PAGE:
Adams is widely considered the favorite to win in the blue city. A moderate, he beat a crowded primary field that included former 2020 candidate Andrew Yang.

If Adams wins he’ll be the second African American to lead New York City after former Mayor David Dinkins.

In Boston, Michelle Wu, the 36-year-old daughter of Taiwanese immigrants and a protégé of Massachusetts Sen. Elizabeth Warren, is running against the more moderate Annissa Essaibi George, the daughter of Tunisian and Polish immigrants who has received support from the city’s traditional powerbrokers. 

George grew up in Boston and has the backing of former Police Commissioner William Goss. Wu moved to Boston to attend Harvard University and then Harvard Law School, where she studied under Warren.

The race is widely seen as a test of whether voters in a city long dominated by neighborhood and ethnic politics are ready to tap someone like Wu, who grew up in Chicago.

Outside interest groups have poured millions of dollars into the Massachusetts race, according to the Boston Globe.

It’s the first time Beantown residents are choosing between two women of color for mayor.  

And upstate New York is also seeing a showdown between a self-described Democratic socialist and a more moderate incumbent. 

In Buffalo, India Walton won an upset victory in June’s Democratic primary. She’ll again have to defeat the city’s mayor, Byron Brown, who is staging a write-in campaign after losing the primary to Walton. 

Annissa Essaibi George is the daughter of immigrants and grew up in Boston

Michelle Wu moved to Boston to study at Harvard University and Harvard Law School, where she was taught by Massachusetts progressive Senator Elizabeth Warren

Boston’s mayoral race is widely seen as a test of whether voters in a city long dominated by parochial neighborhood and ethnic politics are ready to tap someone like Michelle Wu (right), who grew up in Chicago, over Annissa Essaibi George, who grew up in Boston’s Dorchester neighborhood

School board races get help from Mike Pence and other top Republicans

Big players have gotten involved in the normally tepid local races to decide who governs public schools.

Some big GOP donors have stepped in, along with prominent Republican officeholders and Mike Pence, who urged attendees of an Ohio rally last weekend to vote for conservative school board candidates.

Republican Iowa Gov. Kim Reynolds is backing an anti-masking candidate running for the board in suburban Des Moines. Dozens of other races, from suburban Denver to suburban Philadelphia, have also become heated.

School board races are small and often not representative of larger trends, but conservatives are hoping to change that Tuesday.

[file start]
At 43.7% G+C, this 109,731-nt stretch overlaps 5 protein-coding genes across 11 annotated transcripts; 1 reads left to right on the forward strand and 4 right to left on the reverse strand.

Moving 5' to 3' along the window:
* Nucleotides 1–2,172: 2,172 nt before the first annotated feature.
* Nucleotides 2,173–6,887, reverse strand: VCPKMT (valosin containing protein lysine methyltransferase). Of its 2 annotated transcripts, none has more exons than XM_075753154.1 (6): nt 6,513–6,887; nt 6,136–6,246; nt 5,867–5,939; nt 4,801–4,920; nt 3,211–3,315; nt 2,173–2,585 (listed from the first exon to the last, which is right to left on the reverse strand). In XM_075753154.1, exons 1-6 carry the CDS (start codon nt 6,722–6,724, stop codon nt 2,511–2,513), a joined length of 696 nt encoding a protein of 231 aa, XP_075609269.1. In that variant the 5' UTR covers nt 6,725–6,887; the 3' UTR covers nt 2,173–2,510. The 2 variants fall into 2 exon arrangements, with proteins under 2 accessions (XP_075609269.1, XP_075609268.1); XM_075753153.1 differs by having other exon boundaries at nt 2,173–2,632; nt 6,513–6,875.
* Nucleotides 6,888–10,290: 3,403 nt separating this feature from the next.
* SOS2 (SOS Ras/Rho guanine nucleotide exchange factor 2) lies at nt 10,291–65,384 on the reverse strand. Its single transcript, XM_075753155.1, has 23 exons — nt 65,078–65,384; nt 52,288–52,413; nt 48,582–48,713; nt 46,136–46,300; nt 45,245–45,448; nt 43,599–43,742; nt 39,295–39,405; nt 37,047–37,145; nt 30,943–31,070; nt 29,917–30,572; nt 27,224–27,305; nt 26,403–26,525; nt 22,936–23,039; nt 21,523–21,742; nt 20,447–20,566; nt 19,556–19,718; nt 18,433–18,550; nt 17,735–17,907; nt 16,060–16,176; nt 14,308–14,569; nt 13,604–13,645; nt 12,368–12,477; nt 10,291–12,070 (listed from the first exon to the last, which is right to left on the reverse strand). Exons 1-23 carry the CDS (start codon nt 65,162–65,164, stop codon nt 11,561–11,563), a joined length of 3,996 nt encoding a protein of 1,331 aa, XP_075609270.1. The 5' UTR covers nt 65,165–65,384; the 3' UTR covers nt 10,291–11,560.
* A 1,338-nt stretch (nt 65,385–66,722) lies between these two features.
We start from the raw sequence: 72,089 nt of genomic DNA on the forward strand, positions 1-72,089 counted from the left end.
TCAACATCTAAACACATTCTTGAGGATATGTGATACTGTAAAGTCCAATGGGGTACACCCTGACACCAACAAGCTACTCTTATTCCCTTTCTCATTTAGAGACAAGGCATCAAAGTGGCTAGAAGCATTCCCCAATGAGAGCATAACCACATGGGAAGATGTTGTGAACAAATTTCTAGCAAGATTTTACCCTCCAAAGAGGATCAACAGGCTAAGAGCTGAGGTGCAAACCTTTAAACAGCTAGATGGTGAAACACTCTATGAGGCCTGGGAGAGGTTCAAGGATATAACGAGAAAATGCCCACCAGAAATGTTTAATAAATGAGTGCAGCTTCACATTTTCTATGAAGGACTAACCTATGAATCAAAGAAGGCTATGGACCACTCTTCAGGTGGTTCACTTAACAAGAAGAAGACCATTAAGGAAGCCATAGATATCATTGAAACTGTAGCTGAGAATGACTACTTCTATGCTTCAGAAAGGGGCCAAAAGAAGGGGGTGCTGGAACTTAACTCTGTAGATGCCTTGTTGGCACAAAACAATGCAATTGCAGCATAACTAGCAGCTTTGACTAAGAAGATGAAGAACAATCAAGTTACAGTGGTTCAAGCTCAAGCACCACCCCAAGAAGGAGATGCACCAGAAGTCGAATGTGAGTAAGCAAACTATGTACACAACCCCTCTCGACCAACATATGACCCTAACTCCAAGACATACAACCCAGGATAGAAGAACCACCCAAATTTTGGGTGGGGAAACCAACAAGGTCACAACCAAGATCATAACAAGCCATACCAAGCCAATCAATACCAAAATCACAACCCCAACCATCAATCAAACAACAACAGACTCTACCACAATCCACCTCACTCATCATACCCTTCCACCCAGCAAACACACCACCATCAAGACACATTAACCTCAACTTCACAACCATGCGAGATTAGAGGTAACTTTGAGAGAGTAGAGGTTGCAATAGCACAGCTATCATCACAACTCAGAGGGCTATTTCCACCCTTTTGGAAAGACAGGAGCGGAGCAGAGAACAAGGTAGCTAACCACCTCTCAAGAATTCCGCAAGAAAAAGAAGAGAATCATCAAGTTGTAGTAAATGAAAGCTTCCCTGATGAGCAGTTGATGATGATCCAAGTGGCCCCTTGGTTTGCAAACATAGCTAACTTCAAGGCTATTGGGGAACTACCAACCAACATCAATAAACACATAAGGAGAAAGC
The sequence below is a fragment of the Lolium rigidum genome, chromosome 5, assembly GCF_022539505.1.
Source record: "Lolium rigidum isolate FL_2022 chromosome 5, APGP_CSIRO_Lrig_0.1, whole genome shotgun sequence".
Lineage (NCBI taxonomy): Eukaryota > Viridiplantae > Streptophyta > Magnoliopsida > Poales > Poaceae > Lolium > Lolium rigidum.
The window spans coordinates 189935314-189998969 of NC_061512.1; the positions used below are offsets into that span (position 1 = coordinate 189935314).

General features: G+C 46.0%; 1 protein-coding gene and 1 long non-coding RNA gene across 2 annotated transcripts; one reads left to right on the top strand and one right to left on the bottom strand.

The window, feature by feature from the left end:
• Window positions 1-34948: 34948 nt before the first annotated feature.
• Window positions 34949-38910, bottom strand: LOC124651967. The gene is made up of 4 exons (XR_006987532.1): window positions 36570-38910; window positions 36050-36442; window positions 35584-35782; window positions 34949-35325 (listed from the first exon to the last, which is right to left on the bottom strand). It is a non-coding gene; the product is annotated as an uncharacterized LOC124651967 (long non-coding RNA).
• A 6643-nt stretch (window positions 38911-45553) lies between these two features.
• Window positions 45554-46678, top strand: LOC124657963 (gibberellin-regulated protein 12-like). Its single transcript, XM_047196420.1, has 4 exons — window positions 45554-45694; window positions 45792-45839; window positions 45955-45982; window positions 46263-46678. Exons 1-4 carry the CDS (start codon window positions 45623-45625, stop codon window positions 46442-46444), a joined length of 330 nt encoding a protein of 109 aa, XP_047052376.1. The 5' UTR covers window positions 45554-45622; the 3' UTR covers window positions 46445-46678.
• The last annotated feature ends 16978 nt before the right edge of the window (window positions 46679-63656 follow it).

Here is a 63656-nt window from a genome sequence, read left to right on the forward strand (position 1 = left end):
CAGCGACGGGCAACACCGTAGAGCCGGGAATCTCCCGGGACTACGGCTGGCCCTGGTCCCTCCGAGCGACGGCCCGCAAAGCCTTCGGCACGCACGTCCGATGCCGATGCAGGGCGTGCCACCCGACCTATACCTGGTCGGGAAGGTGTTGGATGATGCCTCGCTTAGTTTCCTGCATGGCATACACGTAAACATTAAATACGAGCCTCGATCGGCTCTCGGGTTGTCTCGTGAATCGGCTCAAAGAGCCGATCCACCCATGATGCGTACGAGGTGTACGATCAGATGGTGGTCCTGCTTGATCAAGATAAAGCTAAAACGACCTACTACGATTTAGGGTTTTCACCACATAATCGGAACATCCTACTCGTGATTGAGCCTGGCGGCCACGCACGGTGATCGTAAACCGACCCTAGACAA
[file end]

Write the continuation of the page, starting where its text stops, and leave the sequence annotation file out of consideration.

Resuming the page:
Educational settings have become ideological battlegrounds as parents who oppose critical race theory and mask mandates participate in increasingly heated school board meetings. 

Biden’s Justice Department further inflamed the situation when Attorney General Merrick Garland issued a memo directing the FBI to work with local law enforcement to crack down on a ‘disturbing trend’ of violent incidents involving school officials.

One Florida district holds a crowded Democratic primary 

In Florida, 11 Democrats are on the ballot in Tuesday’s primary special election for the seat of Democratic Rep. Alcee Hastings, who died in April after suffering from pancreatic cancer. 

Hastings was the longest-serving member of Florida’s congressional delegation – one of the candidates is state Rep. Omari Hardy, who was 3 years old when Hastings was elected in 1992. 

While two Republican candidates are also seeking the nomination to run for the 20th Congressional District seat, the district is heavily Democratic. The winner of the Democratic primary is considered a lock for January’s general election.

Turnout is expected to be low Tuesday, and it’s conceivable the next US House member to represent the South Florida district can win the primary with 10 percent of the vote. 

The district is 61 percent Democratic and about 13 percent Republican.

State Sen. Perry Thurston and former state Rep. Priscilla Ann Taylor are also among those seeking the seat for Democrats, along with Broward County Commissioners Dale Holness and Barbara Sharief, both of whom previously served as county mayor.

The district is a majority black and covers parts of Broward and Palm Beach counties. Heading into Election Day, out of the more than 345,000 eligible primary voters, nearly 33,000 Democrats and more than 4,000 Republicans had already cast votes.